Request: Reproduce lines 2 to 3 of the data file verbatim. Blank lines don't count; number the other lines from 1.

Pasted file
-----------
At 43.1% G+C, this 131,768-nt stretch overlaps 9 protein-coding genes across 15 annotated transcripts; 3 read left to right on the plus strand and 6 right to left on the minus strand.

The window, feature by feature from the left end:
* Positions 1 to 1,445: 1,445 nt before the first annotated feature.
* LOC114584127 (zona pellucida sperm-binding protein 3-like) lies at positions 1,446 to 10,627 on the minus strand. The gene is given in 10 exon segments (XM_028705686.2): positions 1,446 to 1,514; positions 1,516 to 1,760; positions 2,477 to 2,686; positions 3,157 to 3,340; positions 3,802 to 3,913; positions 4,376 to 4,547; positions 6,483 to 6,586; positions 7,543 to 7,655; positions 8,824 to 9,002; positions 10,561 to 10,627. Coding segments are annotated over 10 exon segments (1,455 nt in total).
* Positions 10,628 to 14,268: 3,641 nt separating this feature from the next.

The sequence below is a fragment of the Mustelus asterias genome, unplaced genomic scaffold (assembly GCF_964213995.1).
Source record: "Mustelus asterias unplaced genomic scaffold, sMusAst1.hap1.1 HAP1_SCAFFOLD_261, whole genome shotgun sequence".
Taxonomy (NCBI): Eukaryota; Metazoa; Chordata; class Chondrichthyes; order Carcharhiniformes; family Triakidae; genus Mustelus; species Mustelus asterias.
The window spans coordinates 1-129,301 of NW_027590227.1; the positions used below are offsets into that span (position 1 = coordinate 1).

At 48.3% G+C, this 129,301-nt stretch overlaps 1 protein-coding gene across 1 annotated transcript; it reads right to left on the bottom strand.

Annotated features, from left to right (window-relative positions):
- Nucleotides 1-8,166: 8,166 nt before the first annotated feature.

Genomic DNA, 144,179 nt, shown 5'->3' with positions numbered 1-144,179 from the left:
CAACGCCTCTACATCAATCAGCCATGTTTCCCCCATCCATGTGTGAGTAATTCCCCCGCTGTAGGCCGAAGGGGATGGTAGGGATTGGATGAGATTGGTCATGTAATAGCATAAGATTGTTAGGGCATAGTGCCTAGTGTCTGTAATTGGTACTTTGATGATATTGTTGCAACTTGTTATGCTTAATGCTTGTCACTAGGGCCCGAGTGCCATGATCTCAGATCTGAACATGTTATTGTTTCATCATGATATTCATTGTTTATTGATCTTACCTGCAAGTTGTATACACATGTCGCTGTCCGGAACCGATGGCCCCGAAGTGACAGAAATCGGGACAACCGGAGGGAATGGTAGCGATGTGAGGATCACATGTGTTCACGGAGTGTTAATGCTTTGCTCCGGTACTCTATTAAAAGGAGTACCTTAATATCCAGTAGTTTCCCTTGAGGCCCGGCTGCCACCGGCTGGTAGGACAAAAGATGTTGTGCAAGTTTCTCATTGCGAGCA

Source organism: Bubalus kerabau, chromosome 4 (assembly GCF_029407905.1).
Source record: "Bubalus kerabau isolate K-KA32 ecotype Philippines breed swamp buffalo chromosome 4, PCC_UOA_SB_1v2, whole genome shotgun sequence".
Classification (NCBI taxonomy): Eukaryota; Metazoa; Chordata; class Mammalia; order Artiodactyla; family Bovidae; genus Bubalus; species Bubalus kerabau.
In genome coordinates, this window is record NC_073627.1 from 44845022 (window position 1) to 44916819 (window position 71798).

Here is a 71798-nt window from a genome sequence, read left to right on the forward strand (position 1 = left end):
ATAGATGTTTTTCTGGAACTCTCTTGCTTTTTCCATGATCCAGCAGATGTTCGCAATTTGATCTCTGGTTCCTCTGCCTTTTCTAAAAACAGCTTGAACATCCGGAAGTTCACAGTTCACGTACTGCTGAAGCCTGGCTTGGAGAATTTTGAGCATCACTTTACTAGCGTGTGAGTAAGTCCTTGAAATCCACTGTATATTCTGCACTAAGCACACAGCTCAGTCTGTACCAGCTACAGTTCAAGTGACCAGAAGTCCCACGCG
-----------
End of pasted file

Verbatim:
The window, feature by feature from the left end:
* Positions 1 to 1,445: 1,445 nt before the first annotated feature.